Veteran Congress leader Sheila Dikshit has not only been the longest-serving Chief Minister of Delhi, but also the longest-serving woman CM in the country. She was Delhi CM for three consecutive terms from 1998 to 2013. Dikshit, 81, is currently president of the Delhi Pradesh Congress Committee (DPCC).

She has been leading the Congress from the front in the national capital in this Lok Sabha election and is also her party’s candidate from the North-East Delhi parliamentary constituency, where she is locked in a fierce triangular fight with Delhi BJP chief and incumbent MP Manoj Tiwari and Aam Aadmi Party’s Dilip Pandey.

Dikshit has had a remarkable political career. In the December 2013 Assembly elections, however, she suffered a stunning defeat in her New Delhi bastion at the hands of the then rising political star and AAP leader Arvind Kejriwal, who subsequently replaced her as CM.

With the AAP’s ascent to power, the Congress was decimated and relegated to the margins of Delhi politics. However, the party seems to be showing some signs of revival now, even as Dikshit has her task cut out.

Although a large section of the Delhi Congress and even the All India Congress Committee (AICC) advocated an alliance between the Congress and the AAP against the formidable BJP, Dikshit strongly opposed it. This alliance eventually failed to fructify, with Delhi now all set to witness a triangular battle in all its seven Lok Sabha constituencies.

In an interview to CHANCHAL SINGH, Dikshit spoke on a range of issues concerning the elections, her party, and the national capital. Excerpts:

Q: How many seats could your party be realistically expected to win in the Lok Sabha polls in Delhi and why?

A: When you contest, you work with confidence. And we are also contesting with full confidence. May or may not, that is a separate matter ~ the aim is to win the elections.

Q: Don’t you think the anti-BJP votes in the national capital will get split between the Congress and the AAP, giving clear advantage to the BJP in every seat?

A: No, it’s a three-cornered contest in Delhi between AAP, BJP and Congress. It’s not a straight one-to-one battle. It’s a three-cornered fight, so it’s different from other places. Let’s hope that Congress wins.

Q: How will a large section of Delhi’s anti-BJP voters react to the acrimony between the Congress and the AAP?

A: There is no acrimony. Efforts were made to create it, but it didn’t work. There is nothing. We are fighting against AAP as much as we are fighting against the BJP.

Q: But, don’t you think a Congress-AAP alliance could have helped you take on the BJP in a more effective and decisive manner in every single constituency in Delhi?

A: Why do you think that? We are a very old party and have a history of many years. So why should we go into an alliance which we don’t need to.

Q: What are, in your view, the major issues in this election? And what is your party’s poll plank here?

A: See, Delhi is the capital of this country. Therefore, it needs a lot more attention than perhaps other capitals of other states. It requires friendliness, a peaceful atmosphere, efficiency, good roads, good atmosphere, not the kind of pollution that we have sometimes. And it requires good transport, good education and because there are a lot of migrants from many parts of the country to settle here, it requires much more than an ordinary city would. Therefore, you have to work towards that. And then it comes to multiplicity of authorities here. There is central government and local government ~ between themselves they rule the city.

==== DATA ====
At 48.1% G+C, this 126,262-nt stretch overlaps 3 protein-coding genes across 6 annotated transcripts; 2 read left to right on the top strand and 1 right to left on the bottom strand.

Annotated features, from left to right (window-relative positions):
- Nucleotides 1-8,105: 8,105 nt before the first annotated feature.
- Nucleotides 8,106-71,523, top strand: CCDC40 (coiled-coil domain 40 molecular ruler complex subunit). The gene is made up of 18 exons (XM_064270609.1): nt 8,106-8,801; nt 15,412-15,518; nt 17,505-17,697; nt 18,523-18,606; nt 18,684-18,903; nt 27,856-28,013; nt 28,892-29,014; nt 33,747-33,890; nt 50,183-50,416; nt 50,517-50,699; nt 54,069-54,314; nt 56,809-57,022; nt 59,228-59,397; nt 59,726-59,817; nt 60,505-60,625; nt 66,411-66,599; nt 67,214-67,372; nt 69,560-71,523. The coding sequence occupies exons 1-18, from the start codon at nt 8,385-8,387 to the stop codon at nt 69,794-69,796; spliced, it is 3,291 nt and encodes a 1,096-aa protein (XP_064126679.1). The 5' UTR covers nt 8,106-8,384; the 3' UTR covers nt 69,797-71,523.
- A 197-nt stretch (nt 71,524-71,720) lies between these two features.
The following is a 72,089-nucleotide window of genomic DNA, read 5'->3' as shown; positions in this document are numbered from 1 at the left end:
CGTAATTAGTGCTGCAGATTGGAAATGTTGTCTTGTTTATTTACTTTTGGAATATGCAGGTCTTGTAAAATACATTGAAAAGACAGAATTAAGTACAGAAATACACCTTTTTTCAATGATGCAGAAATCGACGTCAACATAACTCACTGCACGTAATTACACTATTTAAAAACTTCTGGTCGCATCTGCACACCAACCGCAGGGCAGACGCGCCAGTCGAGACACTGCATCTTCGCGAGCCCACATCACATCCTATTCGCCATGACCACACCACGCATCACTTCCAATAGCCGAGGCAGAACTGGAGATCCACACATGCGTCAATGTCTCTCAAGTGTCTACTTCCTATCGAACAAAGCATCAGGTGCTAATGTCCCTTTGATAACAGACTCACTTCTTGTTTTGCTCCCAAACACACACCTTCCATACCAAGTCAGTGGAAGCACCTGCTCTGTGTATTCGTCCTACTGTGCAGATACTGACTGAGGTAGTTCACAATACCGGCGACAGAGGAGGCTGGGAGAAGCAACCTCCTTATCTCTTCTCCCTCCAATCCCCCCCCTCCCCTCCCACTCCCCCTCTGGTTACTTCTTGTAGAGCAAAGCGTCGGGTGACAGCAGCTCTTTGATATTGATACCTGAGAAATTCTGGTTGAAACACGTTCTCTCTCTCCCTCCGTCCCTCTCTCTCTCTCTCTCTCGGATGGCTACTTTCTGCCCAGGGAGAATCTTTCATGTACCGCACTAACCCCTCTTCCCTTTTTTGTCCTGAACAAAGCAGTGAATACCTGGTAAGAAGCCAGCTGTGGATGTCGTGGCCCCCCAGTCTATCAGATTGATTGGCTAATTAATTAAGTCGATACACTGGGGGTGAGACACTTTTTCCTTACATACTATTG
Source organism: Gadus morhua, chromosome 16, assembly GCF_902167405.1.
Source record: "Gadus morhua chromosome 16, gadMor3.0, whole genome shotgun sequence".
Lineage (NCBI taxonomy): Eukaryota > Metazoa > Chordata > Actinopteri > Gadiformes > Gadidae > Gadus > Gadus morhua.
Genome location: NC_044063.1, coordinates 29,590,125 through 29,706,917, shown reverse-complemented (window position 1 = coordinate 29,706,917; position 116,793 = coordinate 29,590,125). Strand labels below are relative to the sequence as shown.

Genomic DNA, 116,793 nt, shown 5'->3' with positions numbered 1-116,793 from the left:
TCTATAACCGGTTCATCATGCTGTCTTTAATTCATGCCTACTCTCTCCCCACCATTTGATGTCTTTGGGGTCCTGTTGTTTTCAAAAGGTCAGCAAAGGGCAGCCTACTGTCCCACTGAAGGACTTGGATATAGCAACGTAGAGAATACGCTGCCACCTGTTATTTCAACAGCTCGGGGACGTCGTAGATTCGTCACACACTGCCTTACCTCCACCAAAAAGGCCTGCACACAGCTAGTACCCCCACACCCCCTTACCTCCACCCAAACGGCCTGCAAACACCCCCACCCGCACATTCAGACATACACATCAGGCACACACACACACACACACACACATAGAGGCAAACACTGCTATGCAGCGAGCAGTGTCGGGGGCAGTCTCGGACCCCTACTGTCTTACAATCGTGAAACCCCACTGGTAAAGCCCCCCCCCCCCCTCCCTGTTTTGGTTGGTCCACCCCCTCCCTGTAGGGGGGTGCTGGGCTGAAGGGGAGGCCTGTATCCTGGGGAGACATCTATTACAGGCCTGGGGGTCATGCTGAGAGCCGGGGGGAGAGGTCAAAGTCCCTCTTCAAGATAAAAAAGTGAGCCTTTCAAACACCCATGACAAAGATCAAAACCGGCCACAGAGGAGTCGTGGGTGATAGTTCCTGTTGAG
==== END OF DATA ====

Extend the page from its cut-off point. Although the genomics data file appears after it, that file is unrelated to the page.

Q: Your party had ruled Delhi for fifteen years and for many more years at the Centre, and yet the people here have still been grappling with the problems of water, power, car parking, pollution, unauthorised colonies. So, how could you blame the BJP and the AAP for “insufficient governance”?

A: That (the above problems) is of course here….It’s only the Congress party which in fifteen years of rule settled all these and they almost became history. But ever since the Congress has left and the BJP at the Centre and the AAP at the local level took over, I don’t think they have done anything to relieve the Delhi people of the problems which you mentioned.

Q: Why did months of tie-up talks between the AAP and the Congress not result in an alliance?

A: Well, it’s a political choice of the Congress. And you can’t question it. As I said, we are the oldest party, a huge party and we are capable of doing things on our own.

Q: Does your party support the demand that Delhi should be granted full statehood?

A: We support it, but it’s a process. The Constitution of India where the chapter on Delhi is concerned has to be changed. And it can only be changed by Parliament.

Q: What are your core issues for taking on the BJP and the ruling AAP in the Delhi Assembly election next year?

A: The core issues are poor and misguided governance. The (AAP) government has not headed Delhi correctly. So that is the thing we feel very upset about. And despite the fact that there had hardly been anybody to oppose them in government.

Q: What is your take on the issue of women’s security in Delhi? I recall that after losing the 2013 Assembly election, you had said in an interview that somehow the Nirbhaya case had affected your government?

A: There is a democratic set-up, sometimes we lose and sometimes we win, these are normal things. You keep on working. So, if you lose something you try and win back and you have to try to maintain it. But yes, the police was responsible for that (the Nirbhaya case outrage) and the police don’t come under the Delhi government. But we tried our best. The incident that took place was not acceptable, and action was taken.